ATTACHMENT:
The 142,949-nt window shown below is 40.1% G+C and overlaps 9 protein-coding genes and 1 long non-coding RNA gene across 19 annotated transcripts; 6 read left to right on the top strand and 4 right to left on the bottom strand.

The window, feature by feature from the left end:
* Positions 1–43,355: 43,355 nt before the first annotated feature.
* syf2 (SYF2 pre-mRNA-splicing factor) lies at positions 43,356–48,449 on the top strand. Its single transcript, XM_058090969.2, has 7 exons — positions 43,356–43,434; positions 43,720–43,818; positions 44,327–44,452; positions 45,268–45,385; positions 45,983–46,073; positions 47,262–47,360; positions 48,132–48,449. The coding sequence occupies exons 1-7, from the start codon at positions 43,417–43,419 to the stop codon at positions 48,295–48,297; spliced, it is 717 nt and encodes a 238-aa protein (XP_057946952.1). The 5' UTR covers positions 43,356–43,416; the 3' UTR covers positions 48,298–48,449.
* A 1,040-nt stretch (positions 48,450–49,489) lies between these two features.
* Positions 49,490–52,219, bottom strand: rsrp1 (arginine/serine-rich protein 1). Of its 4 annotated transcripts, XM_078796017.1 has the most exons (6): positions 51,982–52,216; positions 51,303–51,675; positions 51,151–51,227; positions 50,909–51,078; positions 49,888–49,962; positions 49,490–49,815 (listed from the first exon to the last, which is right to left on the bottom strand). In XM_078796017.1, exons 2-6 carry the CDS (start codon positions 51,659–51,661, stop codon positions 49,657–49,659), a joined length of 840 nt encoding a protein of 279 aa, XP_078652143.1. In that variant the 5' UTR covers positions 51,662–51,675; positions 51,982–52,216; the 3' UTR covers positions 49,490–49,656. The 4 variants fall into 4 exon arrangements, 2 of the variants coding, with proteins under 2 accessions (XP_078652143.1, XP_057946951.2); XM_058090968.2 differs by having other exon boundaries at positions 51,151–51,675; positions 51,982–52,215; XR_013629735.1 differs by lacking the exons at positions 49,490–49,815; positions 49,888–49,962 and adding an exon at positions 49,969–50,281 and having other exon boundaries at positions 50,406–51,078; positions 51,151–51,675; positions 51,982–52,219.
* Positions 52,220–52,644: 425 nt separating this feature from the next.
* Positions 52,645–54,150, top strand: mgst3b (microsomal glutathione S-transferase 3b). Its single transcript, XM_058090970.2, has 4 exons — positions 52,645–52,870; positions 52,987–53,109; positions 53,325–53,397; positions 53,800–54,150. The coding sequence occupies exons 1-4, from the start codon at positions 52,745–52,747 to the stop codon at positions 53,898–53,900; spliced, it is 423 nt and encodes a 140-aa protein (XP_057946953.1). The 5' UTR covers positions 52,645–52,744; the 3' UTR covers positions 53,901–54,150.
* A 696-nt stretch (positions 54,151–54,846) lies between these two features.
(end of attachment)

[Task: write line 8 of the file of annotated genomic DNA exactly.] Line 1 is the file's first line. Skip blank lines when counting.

* Positions 52,645–54,150, top strand: mgst3b (microsomal glutathione S-transferase 3b). Its single transcript, XM_058090970.2, has 4 exons — positions 52,645–52,870; positions 52,987–53,109; positions 53,325–53,397; positions 53,800–54,150. The coding sequence occupies exons 1-4, from the start codon at positions 52,745–52,747 to the stop codon at positions 53,898–53,900; spliced, it is 423 nt and encodes a 140-aa protein (XP_057946953.1). The 5' UTR covers positions 52,645–52,744; the 3' UTR covers positions 53,901–54,150.